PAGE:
Interest In Movie ‘Panic Room’ has Media Beating Path To Door Of Area Safe Room Manufacturer

Gaffco of New York City & Mt. Vernon Shares Expertise on Growing Real Life Trend in Bullet and Force Resistant Spaces for Residences & Corporate Offices

The recent release of the film "Panic Room" -- here and then in Europe -- has created interest in the growing phenomenon of residential and corporate 'safe rooms.' These bullet resistant spaces protect occupants against intruders while providing them with communications contact with the outside world. Since 9-11 interest in these rooms is skyrocketing.

Since the film came out, Gaffco, one of only a handful of manufacturers and installers nationwide of bullet resistant systems, including safe rooms, has become a source of information and a location, respectively, for radio talk show hosts and TV camera crews from around the nation and the globe. The New York City-based firm has become an expert resource because it has responded to the need for unobtrusive bullet resistant spaces in offices and homes by marrying new generation bullet resistant materials with high-end architectural millwork. Gaffco has been manufacturing, installing and selling more traditional bullet resistant systems and products since 1986.

Gaffco's founder and president Thomas Gaffney made available to the media a demonstration safe room at the company's manufacturing facility in Mount Vernon, N.Y. The mock-up shows the bullet resistant steel core of a safe room and how these spaces are clad with architectural finishes to make them indistinguishable from normal rooms. In one segment, Fox 5 reporter Mike Sheehan, a former New York City police officer, tested the bullet resistant steel of the room with his own handgun, fired from behind a Gaffco bullet resistant glass enclosure. Other crews attacked the room and the Gaffco-manufactured architectural millwork panels that conceal it with sledgehammers and other implements. The safe room stood up to all tests.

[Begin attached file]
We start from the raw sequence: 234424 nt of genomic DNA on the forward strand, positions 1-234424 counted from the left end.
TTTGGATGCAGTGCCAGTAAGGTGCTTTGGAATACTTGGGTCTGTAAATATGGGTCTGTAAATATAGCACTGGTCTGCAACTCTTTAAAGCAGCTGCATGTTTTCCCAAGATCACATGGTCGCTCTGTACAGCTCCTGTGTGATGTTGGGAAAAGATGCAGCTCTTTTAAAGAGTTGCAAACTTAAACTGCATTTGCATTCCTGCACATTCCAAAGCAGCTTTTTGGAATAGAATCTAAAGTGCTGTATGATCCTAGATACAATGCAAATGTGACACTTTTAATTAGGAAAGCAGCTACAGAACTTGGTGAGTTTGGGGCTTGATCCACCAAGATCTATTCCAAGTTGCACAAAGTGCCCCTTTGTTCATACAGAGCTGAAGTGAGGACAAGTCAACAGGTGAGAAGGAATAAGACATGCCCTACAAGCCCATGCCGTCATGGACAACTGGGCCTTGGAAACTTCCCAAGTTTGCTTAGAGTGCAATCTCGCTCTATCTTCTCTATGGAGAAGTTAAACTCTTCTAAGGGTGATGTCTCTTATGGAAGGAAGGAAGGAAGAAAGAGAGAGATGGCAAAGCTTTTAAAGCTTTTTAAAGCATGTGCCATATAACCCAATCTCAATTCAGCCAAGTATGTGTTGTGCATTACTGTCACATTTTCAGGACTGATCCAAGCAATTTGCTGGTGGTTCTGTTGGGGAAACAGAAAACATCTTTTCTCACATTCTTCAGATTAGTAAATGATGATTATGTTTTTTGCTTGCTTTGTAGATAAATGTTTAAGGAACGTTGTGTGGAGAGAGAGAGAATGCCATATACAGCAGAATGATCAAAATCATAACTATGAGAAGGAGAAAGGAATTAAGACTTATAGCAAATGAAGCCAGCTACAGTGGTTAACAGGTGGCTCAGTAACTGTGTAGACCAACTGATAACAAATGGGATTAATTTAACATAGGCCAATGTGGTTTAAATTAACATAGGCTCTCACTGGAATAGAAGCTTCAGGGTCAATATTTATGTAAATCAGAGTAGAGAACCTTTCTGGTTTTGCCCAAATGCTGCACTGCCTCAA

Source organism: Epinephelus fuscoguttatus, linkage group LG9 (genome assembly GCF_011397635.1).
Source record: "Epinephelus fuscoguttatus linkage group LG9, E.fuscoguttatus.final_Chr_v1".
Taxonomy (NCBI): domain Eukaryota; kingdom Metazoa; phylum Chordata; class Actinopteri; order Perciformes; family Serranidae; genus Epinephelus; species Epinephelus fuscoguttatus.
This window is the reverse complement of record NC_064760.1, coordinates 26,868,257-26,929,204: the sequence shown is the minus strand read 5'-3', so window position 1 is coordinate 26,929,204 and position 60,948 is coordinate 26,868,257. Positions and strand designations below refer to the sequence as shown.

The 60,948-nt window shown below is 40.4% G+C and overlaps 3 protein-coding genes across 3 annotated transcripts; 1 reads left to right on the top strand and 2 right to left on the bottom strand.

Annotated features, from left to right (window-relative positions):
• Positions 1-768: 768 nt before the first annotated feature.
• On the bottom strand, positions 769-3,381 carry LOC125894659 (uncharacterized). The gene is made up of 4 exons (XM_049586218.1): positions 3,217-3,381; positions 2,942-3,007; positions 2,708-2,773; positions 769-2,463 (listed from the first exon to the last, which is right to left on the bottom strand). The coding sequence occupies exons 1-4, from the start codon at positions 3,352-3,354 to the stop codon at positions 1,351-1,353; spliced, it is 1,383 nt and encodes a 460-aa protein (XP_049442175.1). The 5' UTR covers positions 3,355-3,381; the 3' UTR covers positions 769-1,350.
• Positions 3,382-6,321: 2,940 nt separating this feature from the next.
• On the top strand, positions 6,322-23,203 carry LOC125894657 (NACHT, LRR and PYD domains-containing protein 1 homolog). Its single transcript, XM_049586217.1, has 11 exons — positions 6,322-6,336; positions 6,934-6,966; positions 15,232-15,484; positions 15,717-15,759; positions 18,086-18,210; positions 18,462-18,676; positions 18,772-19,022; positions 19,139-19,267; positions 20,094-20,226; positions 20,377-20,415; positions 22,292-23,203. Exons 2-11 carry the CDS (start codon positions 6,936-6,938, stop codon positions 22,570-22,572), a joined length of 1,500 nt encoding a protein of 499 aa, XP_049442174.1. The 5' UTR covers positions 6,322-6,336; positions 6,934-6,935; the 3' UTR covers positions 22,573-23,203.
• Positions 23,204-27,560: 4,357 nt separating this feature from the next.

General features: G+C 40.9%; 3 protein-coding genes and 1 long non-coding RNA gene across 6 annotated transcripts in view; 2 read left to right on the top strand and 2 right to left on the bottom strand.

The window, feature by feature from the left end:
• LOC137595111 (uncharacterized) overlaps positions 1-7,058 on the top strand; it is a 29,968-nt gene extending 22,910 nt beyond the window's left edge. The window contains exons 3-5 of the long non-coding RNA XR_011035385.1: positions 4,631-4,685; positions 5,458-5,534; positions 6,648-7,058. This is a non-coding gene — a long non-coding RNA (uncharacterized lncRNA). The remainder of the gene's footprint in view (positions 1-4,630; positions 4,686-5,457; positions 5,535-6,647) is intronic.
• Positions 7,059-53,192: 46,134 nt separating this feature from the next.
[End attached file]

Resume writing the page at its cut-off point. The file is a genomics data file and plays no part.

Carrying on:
Drawing on experience he gained working in Europe, Tom Gaffney has been designing and manufacturing safe rooms for government facilities, financial centers, Fortune 100 corporations and individuals requiring protection for personnel and assets over the past 20 years. The company began providing services in the New York area and today works globally to keep business executives and families safe.

"Everyone wants to know 'What's a safe room -- as opposed to a Panic Room?'" said Gaffney. "Panic Room is the Hollywood name for what's known in the security industry as a safe room. Also - the Panic Room in the movie is far too heavy to be installed in a normal building. Real life safe rooms are basically six-sided enclosures made of bullet-resistant, fire-coated steel and other bullet resistant materials. They're designed to protect occupants from intruders until help can arrive - generally up to 30 minutes, although we can add various levels of protection."

According to Gaffney, safe rooms have actually been in use for many years by money and financial institutions. For example, a secured teller's booth is actually a safe room. Today because people in general feel much less safe, heightened by 9-11 and other recent terrorist activities, these formerly commercial spaces are in demand for residential applications. Having a safe room gives people more of a sense of control against possible intruders.
"We can now custom design and install a safe room in almost any room in the home or office and disguise it thanks to new materials - like wood-clad bullet resistant fiberglass. We make finishes that look, for instance, like beautiful, paneled library walls - but they conceal a room of steel," said Gaffney. "When the various film crews arrived to shoot our demonstration safe room, some walked right past it without realizing its beautiful paneling concealed what they were there to report about."

Gaffco has its offices at 829 Avenue of the America's, in New York City, and its manufacturing facility at 6 North Street, in Mt. Vernon, New York. The company has been featured in a number of articles and broadcast news segments, here and abroad, on security-related topics. For further information, call 802-824-9808 or visit